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Isengrind, Twinsistermoon, Natural Snow Buildings – The Snowbringer Cult

Isengrind/Twinsistermoon/Natural Snow Buildings – “The Snowbringer Cult”
2CD (ltd.1000)

Enter the Snowbringer Cult. Lo, behold the great arrival. Over the course of several private press releases, all of which will see much needed CD reissues later this year, and the gone-in-the-blink-of-an-eye “Laurie Bird” CDR that we released in early February ’08, the music and artwork of Mehdi Ameziane and Solange Gularte has become the stuff of legend.

Such is the case despite the fact that the amount of people who have actually been fortunate enough to acquire physical copies of these wondrous releases numbers in the mere low hundreds. “The Snowbringer Cult” then, in all of its epic glory, is what you might call an entirely necessary and long overdue coming out release by France’s mighty Natural Snow Buildings.

The album is composed of two jam-packed discs of brand new material recorded in the final months of 2007, the first being a split between the duo’s solo projects: Isengrind (Gularte) and Twinsistermoon (Ameziane). Here, the pair’s tendency to occupy the full 80 minute capacity of the CD medium proves ideal, as both solo projects effectively have a full 40 minutes in which to sketch their respective sonic visions.

Disc one begins with the exotic ethnodrones of Isengrind, with Gularte transporting us to some blasted bazaar where Eastern strings, haunted vocals and a marvelous universe of shaken and beaten percussion emanates from every dark corner of the windswept streets. “To Ride With Holle” could be a merging of the resonant clatter of “Empty Bell”-era Pelt with the enchanted peaks of the Taj Mahal Travellers’ bleary eyed beachside reveries.

Elsewhere, Gularte presents us with tribal landscapes that wouldn’t be out of place on the most captivating of Sublime Frequencies releases, as is the case on “Wooden False Face.” Ever the chameleon, throughout her half of the split Gularte takes us to deep, dark places, such as the barren netherworld of “Sun Dusk Wand,” as well as the bright, blue summits found in her magnificent closing piece “Anima Sola.”

Emerging from Isengrind’s lush soundworlds are Mehdi Ameziane’s own solo flights as Twinsistermoon, which begin with the keening, sprawling “Amantsokan,” a truly mesmerizing dirge. It is with “The Spears of the Wolf” however, that the course of this split album is wonderfully altered. Here, Ameziane channels the most affecting qualities of 70’s British folk music with wondrous, transportive results.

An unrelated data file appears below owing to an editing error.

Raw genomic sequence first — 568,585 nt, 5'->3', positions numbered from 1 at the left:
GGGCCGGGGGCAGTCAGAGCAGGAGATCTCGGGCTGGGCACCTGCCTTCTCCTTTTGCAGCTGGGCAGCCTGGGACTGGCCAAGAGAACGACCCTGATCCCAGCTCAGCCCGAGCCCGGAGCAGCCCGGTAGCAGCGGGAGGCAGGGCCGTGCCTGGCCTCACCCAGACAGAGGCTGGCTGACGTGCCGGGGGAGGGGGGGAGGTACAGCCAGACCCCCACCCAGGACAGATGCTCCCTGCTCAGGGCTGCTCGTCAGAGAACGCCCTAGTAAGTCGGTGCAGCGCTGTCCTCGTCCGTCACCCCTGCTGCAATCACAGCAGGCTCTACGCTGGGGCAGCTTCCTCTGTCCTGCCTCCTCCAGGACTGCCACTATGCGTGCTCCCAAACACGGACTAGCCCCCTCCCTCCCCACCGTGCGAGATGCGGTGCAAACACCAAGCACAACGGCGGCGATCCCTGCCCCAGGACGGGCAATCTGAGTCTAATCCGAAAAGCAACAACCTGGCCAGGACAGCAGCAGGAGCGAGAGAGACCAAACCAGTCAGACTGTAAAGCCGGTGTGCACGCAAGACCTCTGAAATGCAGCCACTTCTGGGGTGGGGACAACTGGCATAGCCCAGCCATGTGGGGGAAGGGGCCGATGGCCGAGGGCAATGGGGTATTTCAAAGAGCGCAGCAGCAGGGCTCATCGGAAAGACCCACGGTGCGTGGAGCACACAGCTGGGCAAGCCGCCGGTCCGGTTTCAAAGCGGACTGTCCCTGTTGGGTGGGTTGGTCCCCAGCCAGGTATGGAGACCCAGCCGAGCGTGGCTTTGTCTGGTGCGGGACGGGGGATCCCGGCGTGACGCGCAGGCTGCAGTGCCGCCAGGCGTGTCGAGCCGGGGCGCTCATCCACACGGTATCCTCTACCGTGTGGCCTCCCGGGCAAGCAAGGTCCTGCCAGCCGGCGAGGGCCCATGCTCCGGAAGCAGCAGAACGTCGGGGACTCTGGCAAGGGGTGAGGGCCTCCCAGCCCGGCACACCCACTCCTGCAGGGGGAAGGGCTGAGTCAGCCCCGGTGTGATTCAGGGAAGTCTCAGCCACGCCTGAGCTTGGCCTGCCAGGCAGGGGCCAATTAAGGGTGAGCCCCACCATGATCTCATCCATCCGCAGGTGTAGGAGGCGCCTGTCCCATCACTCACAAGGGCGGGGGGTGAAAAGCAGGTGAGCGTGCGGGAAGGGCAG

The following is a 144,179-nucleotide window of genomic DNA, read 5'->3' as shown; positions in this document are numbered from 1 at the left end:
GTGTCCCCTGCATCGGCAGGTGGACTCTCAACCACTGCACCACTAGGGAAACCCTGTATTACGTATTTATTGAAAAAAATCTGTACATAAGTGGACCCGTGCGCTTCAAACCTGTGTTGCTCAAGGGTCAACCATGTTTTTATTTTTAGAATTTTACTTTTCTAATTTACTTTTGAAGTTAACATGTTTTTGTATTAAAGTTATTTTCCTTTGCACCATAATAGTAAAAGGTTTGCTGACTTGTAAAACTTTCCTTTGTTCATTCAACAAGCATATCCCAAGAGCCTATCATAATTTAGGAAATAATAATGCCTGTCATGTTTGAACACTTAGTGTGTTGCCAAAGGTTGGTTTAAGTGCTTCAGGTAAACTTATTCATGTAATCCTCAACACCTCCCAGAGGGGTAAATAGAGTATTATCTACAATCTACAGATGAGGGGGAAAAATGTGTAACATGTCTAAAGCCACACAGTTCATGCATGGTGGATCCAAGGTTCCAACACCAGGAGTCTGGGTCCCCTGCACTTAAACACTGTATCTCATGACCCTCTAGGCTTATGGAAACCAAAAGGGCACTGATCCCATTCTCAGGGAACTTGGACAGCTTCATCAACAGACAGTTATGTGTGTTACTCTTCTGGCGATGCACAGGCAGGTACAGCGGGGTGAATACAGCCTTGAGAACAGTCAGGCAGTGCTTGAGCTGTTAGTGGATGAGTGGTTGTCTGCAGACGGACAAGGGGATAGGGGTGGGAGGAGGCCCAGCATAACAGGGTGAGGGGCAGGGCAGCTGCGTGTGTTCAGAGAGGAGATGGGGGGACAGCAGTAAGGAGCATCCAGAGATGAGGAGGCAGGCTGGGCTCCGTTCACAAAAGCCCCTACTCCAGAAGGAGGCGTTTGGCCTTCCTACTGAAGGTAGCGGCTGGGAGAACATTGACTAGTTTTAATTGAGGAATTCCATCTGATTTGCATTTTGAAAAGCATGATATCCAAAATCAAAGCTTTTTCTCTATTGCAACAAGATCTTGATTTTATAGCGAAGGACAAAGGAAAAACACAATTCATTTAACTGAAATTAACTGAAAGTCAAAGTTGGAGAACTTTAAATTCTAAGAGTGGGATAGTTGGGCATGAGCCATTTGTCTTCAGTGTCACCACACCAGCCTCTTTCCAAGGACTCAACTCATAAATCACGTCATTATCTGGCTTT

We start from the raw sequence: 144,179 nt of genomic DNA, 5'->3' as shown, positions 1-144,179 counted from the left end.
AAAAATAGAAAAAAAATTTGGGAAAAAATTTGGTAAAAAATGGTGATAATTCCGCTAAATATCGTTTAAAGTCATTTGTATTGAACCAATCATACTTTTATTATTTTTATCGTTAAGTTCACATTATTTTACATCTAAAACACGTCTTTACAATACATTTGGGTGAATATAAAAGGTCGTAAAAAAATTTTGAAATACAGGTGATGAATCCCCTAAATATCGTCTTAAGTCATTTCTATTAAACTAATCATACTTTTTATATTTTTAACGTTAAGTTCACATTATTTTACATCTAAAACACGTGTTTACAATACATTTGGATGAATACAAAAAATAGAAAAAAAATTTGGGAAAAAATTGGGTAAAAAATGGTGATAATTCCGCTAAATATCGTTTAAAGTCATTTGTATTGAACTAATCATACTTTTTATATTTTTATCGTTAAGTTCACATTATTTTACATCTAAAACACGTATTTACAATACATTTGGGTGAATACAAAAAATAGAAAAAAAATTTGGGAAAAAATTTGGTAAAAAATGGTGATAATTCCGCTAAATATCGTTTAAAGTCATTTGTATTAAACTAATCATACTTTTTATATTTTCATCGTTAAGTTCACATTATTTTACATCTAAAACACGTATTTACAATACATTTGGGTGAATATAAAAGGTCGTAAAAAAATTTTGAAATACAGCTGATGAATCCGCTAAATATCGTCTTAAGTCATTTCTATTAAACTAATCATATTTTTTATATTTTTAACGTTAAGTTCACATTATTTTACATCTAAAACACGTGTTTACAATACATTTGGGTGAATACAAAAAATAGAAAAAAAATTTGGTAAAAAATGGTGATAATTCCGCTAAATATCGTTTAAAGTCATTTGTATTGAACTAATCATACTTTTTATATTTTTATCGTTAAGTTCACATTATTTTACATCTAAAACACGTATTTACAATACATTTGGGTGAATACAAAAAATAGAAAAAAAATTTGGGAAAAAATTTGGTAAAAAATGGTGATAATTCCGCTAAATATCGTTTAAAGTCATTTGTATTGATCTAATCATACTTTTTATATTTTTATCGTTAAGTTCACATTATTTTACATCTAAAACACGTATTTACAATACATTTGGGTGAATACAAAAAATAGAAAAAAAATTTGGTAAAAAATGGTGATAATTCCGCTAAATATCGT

Ameziane’s take on the folk song is reminiscent of the pastoral diddies of Vashti Bunyan or perhaps some long lost Linda Perhacs or Anne Briggs recording, all plaintive nylon strings and warm, whispered voices. It is thus that the Twinsistermoon half of the split oscillates effortlessly between two seemingly disparate styles: that of the nostalgic, crestfallen folk song (“Spells,” “Water Barrier,” “Kingdom of the Sea”) and that of the slow burning drone epic (“Order of the Dreamt,” “Bones Memories,” “Understars”), no small feat indeed.

For the album’s colossal third installment, Ameziane and Gularte join forces under the Natural Snow Buildings moniker for the entirety of disc two. It is here that all of the diversity and compositional prowess evidenced by the pair’s solo recordings coheres into the remarkably refined and singular NSB sound.

“Resurrect Dead on Planet Six” kicks things off, a horde of screaming, lost specters howling across one thousand endless starry nights. On “Ongon’s Rattle,” a doomed mass gathers for a ritual processional, with Ameziane and Gularte’s moss-laden forest chants floating atop a wistful, rhythmic undertow that is evocative of the best qualities of early Godspeed You! Black Emperor and the rest of the Constellation Records roster.

After the sunlit drift of “Inuk’s Song,” Ameziane and Gularte unleash in the title track what is undoubtedly one of their most compelling compositions to date. A deluge of frenzied woodwind tones gives rise to a blasted sea shanty lament driven forward by collapsing synth lines, booming percussion and increasingly urgent, searing blasts of pure bliss drone guitar.

The enigmatic forest dwellers raise their voices again on the shambling, reverent “Gone,” and, later, “Salt Signs” continues the beautiful trajectory established by the title track with its impossibly towering summits of synth and string drones that are gradually tempered by kraut-inflected percussion and drifting, rhythmic guitar work.

Later, “The Desert Has Eyes” finds a tribal raga positively eviscerated by blistering sheets of pure whiteout feedback and cascading sine waves. The album ostensibly closes with an ocean of elegiac organ tones woven into a tight coda.

However, an emphatic exclamation point to the monster that is “The Snowbringer Cult” occurs with the album’s hidden track, wherein an utterly levitating torrent of pounding percussion, hummed vocals and post-Flying Saucer Attack fuzzbox guitar attack scream out into the void.

If this seems like a lot to take in – it surely is, but such is the nature of the Natural Snow Buildings cosmos. Enter the Snowbringer Cult. Lo, behold the great arrival.

– by Alex Cobb

Sorry. I had to remove the lnks on foot of mail below from the recpord company.

Please take this down.
The album is newly released and available here: or from the band.
Thanks for your consideration,
Students of Decay Records

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May 21, 2008 Posted by | Isengrind, Music_Alternative, Music_Experimental, Natural Snow Buildings, Twinsistermoon, _MUSIC | 2 Comments